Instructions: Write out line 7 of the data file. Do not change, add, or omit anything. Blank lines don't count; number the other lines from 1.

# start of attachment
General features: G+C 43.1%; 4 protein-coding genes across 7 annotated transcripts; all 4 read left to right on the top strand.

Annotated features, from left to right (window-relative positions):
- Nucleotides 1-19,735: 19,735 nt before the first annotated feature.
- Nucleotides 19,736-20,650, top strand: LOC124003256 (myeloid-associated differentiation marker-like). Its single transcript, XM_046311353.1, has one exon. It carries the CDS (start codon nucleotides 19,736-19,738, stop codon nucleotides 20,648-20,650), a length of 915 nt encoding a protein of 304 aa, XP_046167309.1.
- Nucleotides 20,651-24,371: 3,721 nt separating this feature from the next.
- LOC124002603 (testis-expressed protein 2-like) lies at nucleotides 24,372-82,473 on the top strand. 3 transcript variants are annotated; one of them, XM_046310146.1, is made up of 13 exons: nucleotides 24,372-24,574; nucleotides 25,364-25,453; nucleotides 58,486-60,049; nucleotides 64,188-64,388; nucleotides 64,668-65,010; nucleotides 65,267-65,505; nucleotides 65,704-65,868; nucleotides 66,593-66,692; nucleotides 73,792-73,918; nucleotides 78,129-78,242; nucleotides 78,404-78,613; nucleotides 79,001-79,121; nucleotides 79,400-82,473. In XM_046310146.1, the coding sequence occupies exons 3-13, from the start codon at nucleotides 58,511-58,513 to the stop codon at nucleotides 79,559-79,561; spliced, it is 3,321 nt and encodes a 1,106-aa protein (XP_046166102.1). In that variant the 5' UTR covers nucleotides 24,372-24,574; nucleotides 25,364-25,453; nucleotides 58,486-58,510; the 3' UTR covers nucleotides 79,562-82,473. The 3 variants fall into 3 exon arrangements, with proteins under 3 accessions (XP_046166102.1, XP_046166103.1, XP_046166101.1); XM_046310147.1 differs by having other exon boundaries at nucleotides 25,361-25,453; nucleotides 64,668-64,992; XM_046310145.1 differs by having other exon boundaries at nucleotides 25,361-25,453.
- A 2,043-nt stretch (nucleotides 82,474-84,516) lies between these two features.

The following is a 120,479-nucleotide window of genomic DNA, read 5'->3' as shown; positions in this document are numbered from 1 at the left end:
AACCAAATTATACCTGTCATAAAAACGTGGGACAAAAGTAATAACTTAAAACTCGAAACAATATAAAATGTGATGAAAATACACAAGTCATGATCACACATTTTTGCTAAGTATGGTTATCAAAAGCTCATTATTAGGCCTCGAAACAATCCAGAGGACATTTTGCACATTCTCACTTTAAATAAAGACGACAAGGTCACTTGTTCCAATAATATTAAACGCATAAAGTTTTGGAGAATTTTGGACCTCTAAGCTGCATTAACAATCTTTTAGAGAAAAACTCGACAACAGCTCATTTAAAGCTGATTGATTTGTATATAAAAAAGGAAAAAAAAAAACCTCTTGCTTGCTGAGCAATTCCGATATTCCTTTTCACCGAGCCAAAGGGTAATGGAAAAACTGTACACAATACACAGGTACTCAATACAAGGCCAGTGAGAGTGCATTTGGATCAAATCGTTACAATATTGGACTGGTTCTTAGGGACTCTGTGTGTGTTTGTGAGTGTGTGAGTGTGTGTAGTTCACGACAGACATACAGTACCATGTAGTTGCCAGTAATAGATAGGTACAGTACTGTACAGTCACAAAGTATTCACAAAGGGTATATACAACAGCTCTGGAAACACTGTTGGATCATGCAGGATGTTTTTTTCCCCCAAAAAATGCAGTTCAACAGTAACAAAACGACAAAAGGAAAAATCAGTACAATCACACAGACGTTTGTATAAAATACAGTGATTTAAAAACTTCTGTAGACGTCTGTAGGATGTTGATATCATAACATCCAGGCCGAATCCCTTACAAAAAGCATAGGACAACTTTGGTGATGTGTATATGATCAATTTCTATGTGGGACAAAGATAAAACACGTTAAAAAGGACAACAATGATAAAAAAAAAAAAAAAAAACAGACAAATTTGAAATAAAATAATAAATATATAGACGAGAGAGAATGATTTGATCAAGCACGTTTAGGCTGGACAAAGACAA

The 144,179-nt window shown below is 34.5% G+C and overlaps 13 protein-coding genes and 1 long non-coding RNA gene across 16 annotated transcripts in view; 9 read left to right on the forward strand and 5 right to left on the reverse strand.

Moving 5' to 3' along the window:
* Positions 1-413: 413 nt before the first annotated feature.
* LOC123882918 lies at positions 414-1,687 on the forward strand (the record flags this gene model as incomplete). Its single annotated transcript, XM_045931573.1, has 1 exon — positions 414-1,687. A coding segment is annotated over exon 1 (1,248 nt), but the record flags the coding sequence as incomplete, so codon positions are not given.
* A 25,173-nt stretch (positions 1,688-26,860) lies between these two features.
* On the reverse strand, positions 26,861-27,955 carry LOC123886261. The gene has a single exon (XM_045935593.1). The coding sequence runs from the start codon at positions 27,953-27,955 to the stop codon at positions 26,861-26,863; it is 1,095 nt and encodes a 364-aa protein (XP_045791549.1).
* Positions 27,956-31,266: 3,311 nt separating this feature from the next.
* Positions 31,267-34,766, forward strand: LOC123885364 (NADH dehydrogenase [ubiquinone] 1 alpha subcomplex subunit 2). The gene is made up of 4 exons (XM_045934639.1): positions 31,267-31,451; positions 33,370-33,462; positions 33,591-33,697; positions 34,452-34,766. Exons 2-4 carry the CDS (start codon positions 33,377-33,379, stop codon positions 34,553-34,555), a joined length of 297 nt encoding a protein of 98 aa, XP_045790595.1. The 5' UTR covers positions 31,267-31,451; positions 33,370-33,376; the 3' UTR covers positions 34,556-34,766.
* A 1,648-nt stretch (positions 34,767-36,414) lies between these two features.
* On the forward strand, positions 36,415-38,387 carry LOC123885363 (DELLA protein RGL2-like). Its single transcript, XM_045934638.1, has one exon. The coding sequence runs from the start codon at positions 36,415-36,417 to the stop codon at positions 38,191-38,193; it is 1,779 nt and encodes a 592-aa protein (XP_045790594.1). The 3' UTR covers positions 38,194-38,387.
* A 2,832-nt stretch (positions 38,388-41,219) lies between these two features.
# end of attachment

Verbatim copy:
- A 2,043-nt stretch (nucleotides 82,474-84,516) lies between these two features.